That being said, a slight added flavor isn't the reason why I want to try it. I really enjoy the brewing process, and I think it would be fun to try a different method. It's traditional, and while it may not be "worth it" from a flavor standpoint, the experience has always sounded like fun to me.

There's enough of a debate about decoction than any benefit is slight, if it made a big impact we'd know about it. Therefore I say brew however makes you happy.

Something I've thought would be fun would be to do a decoction mash without using a thermometer. That seems to be partly how the process originated, to me it would be fun to try and recreate an old school dunkel that way.
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T100

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Re: Decoction - The Toast Test
« Reply #41 on: March 28, 2015, 12:54:15 PM »
Question:
How does a decoction mash alter the flavor of a beer?

Answer:
It most probably doesn't because the temperatures and times of interaction are too low.  A scientific analysis would be required to determine if in fact the sugars, amino acids and proteins interacting at such low temperatures and short lengths of time can in fact produce a noticeable change in flavor.

http://cooking.stackexchange.com/questions/29926/what-temperature-does-the-maillard-reaction-occur
http://blog.ioanacolor.com/wp-content/uploads/2011/06/ioana_top-chef-masters_science_maillard-reaction_sketch-2.jpg

* - Environmental factors such as decoction thickness, boil kettle type and heat source are a factor but in general it is assumed that there is even heat distribution on a kettle thick enough to prevent hot spots with a decoction that is not so thick that it won't scorch.
« Last Edit: March 28, 2015, 12:58:15 PM by T100 »

Offline wobdee

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Re: Decoction - The Toast Test
« Reply #42 on: March 28, 2015, 03:12:38 PM »
Maybe its not so much the extra malliards or melanoidens that produce that decoction flavor, maybe its the crud that is kept out because of the decoction? When I do a decoction I get a layer of tan or brown mud on my grain basket. Its pretty nasty looking stuff and it doesn't end up in the boil. Maybe removing that mud helps bring out more flavor or smooth it out somewhat?

T100

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Re: Decoction - The Toast Test
« Reply #43 on: March 28, 2015, 03:32:49 PM »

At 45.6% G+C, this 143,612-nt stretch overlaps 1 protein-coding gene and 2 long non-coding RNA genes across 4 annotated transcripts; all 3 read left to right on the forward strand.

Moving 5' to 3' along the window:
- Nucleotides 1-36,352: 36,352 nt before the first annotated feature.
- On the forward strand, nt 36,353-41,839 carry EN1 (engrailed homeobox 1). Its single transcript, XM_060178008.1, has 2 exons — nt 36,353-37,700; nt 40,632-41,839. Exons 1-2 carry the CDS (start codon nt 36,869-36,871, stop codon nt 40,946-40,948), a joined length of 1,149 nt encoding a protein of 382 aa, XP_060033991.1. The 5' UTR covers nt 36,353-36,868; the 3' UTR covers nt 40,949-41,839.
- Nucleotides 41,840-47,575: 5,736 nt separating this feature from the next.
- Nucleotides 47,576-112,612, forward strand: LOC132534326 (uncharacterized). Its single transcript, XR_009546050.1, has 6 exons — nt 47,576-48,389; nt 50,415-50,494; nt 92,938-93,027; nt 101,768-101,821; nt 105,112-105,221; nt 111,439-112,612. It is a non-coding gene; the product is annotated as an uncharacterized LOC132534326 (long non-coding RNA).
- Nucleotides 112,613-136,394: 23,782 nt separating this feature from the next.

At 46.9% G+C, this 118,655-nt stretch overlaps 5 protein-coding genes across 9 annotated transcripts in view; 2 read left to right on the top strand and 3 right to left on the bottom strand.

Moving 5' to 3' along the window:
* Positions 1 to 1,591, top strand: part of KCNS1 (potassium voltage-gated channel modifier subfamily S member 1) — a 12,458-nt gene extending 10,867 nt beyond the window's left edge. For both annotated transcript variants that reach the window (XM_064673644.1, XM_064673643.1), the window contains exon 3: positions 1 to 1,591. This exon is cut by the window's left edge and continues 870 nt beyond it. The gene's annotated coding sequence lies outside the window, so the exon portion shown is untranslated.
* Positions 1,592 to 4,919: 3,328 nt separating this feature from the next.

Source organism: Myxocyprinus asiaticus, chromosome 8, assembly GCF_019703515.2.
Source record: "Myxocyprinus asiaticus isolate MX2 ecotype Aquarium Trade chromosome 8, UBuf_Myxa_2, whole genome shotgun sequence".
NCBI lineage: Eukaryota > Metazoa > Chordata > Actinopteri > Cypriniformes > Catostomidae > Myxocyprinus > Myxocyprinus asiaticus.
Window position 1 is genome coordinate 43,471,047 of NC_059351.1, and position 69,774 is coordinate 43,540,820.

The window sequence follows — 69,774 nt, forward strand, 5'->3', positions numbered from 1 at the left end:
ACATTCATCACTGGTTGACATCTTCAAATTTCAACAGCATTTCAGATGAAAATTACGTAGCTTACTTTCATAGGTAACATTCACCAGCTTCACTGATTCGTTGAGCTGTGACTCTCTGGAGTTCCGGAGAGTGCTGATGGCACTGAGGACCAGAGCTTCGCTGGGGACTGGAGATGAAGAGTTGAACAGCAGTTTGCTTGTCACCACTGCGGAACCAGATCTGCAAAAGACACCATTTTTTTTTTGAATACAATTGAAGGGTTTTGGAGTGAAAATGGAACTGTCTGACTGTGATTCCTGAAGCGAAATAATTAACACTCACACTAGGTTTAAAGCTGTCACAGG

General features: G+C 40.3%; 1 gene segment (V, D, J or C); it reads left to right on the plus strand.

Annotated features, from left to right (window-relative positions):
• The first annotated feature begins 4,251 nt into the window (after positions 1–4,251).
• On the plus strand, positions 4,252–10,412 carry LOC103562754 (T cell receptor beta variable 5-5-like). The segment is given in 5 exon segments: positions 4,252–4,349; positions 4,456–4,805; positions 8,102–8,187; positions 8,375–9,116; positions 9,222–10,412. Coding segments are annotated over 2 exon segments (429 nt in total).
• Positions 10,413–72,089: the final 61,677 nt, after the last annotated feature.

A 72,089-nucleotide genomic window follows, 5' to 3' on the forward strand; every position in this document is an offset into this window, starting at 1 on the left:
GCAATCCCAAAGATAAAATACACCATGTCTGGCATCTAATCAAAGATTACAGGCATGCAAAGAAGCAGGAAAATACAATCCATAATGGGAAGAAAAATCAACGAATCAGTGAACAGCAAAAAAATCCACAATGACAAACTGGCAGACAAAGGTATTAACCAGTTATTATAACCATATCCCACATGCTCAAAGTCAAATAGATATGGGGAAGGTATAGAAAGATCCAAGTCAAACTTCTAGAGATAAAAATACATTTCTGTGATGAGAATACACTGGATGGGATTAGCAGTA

Maybe its not so much the extra malliards or melanoidens that produce that decoction flavor, maybe its the crud that is kept out because of the decoction? When I do a decoction I get a layer of tan or brown mud on my grain basket. Its pretty nasty looking stuff and it doesn't end up in the boil. Maybe removing that mud helps bring out more flavor or smooth it out somewhat?

Doubtful.  View Kaiser decoction video #3 @ 7:19.  Those are coagulated proteins.  It would be expected that there would be more of them due to boiling the grain.  Nothing that hot-break / cold-break, irish moss, fermentation, lagering etc, etc... doesn't already settle out in an infusion mash.

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Re: Decoction - The Toast Test
« Reply #44 on: March 28, 2015, 03:44:09 PM »
I'm not sure a double blind triangle test is an accurate representation of the results because everyone has different levels of tastes etc...  though it is a fun and interesting exercise and perhaps it's the best we have.

A better method would be to utilize a lab to measure what's actually happening but that costs money and would require some financial backing by an organization that supports brewing and brewers and of course you'd then need scientific people to write up the experiments, etc...  that would certainly give some closure to the discussion.  Ahh well maybe some phd or masters degree student will undertake the challenge, financing it with a grant from an organization that supports brewing and brewers.  Or maybe some old retired guys will do the same with a grant from the same organization thus immortalizing themselves in the annals of brewing.

I don't know about you, but when I sit down with a beer I taste it.  I don't care what the numbers say.  If you can't pick out the difference between a decocted and non decocted beer by tasting, what's the point, other than curiosity?